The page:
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January 11, 2007 - Image 7

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9 The Michigan Daily - michigandaily.com

TEXTBOOKS
From page LA
* umich.edu, so students would not
need to buy textbooks at all. But a few
professors at the forum said students
seem to buy hard copies even when a
free digitalversion is available.
"EvenwhenIhadatextbookavail-
able online, 130 out of 140 students
bought their own copy," said Jack
Bernard, an adjunct professor of law
and one of last night's panelists.
Last December, Monts started a
task force to bring faculty and stu-
dents together to address campus
issues.
The textbook forum was the
first in a series of student issues
forums that MSA is planning for
the upcoming semester.
Brenda Gunderson, who chairs
the taskforce, said that textbook
costs are her first priority, and she is
optimistic that the group will be able
to recommend a solution by March.
TASK FORCE
From page LA
formances or a diversity-themed
mural project.
Members of the pro-affirma-
tive action group By Any Means
Necessary also spoke at the forum.
On Tuesday, BAMN filed a lawsuit
with United States Supreme Court
to allow Michigan State, Wayne
State and the University of Michi-
gan to complete their admissions
cycle using affirmative action.
BAMN members said the Uni-
versity needs to concentrate on
combating the effects of Proposal
2 through the courts and suggested
substantial changes to the under-.
graduate admissions policy.
BAMN member Neil Lyons said
the University should stop consid-
ering ACT scores in admissions.
He said it has been proven to be a
racially biased test.
Veretta Nix, the human resourc-
es director of University Health
Services, said youth and peer-
mentoring programs, like those
launched in the School of Nursing,
should be established across cam-
pus to recruit and retain minority
students.
NEws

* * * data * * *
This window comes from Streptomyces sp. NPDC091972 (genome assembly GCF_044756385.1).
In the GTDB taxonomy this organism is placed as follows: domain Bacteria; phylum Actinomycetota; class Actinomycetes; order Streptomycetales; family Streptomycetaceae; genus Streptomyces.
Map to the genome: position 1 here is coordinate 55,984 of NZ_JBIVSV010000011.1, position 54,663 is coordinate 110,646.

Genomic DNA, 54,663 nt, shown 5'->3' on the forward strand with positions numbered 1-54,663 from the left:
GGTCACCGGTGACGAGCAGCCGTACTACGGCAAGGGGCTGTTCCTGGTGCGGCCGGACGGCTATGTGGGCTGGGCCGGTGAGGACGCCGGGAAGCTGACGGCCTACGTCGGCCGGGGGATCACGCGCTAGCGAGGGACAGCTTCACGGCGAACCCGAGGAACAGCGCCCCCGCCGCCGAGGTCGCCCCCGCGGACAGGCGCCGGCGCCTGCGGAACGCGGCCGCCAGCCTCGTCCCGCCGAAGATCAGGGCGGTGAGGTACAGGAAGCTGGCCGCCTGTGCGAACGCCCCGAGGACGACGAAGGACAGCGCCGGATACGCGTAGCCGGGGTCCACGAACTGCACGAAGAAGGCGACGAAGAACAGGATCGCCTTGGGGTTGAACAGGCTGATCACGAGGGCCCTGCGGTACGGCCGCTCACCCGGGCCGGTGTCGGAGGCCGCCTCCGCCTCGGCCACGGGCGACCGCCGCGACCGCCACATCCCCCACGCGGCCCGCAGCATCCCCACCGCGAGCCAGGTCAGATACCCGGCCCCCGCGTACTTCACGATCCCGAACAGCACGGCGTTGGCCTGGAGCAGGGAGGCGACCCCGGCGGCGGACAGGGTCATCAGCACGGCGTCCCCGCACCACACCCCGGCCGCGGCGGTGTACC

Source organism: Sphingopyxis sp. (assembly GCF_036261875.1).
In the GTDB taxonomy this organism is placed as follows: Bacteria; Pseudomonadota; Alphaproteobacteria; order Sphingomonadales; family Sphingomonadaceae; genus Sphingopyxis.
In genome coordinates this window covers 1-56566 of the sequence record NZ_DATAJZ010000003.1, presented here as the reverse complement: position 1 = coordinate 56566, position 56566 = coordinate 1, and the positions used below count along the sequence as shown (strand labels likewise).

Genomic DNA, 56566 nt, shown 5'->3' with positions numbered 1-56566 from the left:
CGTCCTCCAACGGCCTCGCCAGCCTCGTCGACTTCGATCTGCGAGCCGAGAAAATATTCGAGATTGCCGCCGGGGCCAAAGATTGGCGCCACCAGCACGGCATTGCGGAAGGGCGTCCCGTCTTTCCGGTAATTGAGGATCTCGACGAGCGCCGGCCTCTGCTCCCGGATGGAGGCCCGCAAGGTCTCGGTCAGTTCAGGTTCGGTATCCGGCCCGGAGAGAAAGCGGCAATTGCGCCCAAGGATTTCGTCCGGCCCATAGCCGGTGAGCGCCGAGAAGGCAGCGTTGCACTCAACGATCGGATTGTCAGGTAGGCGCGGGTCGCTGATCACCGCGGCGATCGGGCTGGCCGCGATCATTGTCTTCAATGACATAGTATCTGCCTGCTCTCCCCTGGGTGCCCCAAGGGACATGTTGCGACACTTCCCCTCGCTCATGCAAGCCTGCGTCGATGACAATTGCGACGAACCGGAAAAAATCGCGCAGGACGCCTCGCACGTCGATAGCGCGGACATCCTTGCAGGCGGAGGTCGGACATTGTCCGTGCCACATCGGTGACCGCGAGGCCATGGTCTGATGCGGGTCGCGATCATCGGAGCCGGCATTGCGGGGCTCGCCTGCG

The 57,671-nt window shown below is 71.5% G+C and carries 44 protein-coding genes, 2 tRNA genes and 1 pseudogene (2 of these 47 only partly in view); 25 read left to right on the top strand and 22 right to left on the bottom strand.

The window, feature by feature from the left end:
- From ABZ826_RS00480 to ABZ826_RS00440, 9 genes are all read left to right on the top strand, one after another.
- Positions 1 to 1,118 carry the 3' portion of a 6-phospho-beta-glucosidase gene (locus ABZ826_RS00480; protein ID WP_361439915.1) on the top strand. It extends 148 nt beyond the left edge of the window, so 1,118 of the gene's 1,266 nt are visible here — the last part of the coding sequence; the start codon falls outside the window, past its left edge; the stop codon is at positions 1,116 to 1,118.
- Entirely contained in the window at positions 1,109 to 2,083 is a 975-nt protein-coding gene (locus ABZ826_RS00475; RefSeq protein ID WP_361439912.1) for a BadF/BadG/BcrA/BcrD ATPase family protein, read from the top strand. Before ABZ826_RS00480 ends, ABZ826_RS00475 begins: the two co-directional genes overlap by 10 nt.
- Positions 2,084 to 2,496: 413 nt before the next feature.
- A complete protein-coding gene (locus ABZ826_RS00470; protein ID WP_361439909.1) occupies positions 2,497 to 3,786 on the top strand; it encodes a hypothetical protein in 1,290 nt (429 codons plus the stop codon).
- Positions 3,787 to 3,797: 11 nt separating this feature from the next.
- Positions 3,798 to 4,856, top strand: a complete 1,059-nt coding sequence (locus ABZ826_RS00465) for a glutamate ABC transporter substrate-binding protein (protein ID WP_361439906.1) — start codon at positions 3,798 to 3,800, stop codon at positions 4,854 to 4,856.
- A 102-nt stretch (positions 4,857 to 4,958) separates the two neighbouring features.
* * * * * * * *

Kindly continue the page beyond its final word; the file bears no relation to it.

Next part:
MICHIGANDAILY.COM

APPLICATIONS
From page LA
Science Foundation. If the program
didn't use affirmative action, it
wouldn't receive the federal funds
necessary for its administration.
Amid all the legal debate, Peter-
son said admissions officers want to
ensure that students aren't confused
about the admissions process.
"Students have a lot of ques-
tions," she said. "We don't want
them to be confused, so we've done
a lot of education and outreach so
they will be aware and informed."
Until yesterday, the University
had stopped admitting students for
about a week to determine is post-
Proposal 2 policy. In mid-Decem-
ber, a stay was granted to delay
Proposal 2 taking effect at the Uni-

versity of Michigan and two other
schools. The 6th Circuit Court of
Appeals reversed the stay late last
month. The University responded
by halting the admissions process.
Early yesterday morning Coleman
announced that regular admissions
would resume - simply without
considering race and gender.
Peterson said the University
was eager to resume the process
of reviewing applications because
it feared a delay in notifying high-
ly qualified applicants of their
acceptances might result in those
students choosing other selective
colleges. She said that because the
delay was just over a week long,
it didn't put the officers behind
schedule.
- Dan Trump contributed
to this report

Cisco sues Apple